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BAE Missile Technology Aids Helo Safety
Aviation Week's DTI | Bill Sweetman | July 11, 2012
This article first appeared in Aerospace Daily & Defense Report.

FARNBOROUGH -- Missile guidance seekers could be helping helicopter pilots land safely in brownout conditions that have caused dozens of helicopter accidents in Iraq and Afghanistan -- three out of four accidents, according to U.S. military data, and more losses than through enemy fire.

BAE Systems does not like to specify where the radar seeker that forms the front end of its Brownout Landing Aid System Technology (Blast) synthetic vision comes from, but details provided make it fairly clear that it is the MBDA seeker from the Brimstone missile.

Key advantages of the millimeter-wave (94 GHz) radar include the fact that it can be steered rapidly, allowing it to look into turns if the helicopter is not making a straight approach, and its ability to provide en route wire-strike protection as well as takeoff and landing guidance.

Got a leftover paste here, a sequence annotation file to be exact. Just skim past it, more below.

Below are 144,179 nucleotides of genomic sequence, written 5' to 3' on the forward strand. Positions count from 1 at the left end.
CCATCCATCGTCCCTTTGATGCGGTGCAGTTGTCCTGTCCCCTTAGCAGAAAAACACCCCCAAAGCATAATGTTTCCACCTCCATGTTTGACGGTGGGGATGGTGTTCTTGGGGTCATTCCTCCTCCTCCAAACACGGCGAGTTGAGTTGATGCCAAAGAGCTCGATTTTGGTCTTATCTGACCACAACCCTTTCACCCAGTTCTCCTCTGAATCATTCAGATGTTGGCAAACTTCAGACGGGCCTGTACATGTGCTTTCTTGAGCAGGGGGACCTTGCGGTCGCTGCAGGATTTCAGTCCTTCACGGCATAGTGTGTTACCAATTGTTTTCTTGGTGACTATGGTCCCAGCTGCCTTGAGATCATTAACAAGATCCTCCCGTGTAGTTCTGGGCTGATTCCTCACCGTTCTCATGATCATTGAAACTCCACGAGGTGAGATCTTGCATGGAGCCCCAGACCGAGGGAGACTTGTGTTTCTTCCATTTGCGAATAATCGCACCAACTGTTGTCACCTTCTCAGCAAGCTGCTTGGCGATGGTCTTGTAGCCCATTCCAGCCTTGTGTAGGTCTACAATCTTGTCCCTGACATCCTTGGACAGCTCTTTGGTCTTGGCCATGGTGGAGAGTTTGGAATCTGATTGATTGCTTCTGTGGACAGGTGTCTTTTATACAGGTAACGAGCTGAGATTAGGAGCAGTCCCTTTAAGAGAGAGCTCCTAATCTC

As currently being tested, Blast does not provide imagery. Instead, it detects and classifies objects -- buildings, vehicles, wires, etc. -- and superimposes them onto a ground image derived from a digital terrain elevation database. (It can do this, unlike an infrared sensor, because radar provides a three-dimensional picture.) However, BAE Systems says that it is looking at a system that would fuse Blast data with an infrared image.

This year, Blast has been undergoing pilot-in-the-loop tests for a number of agencies -- including the U.S. Army’s Night Vision and Electronic Sensors Directorate and Advanced Aviation Technology Directorate, the Defense Advanced Research Projects Agency and French special operations forces, with synthetic views projected onto a head-up display.

BAE Program Director Milan Dedek acknowledges that U.S. research into counter-brownout technologies has been "fragmented" and says "requirements were not clearly written until recently." However, the Army is expected to issue an RFP later this year, and the Navy has a firm requirement to equip Marine Corps CH-53D/Es -- but not, apparently, MV-22B Ospreys. "They have a different mission," Dedek says.

Credit: US Navy

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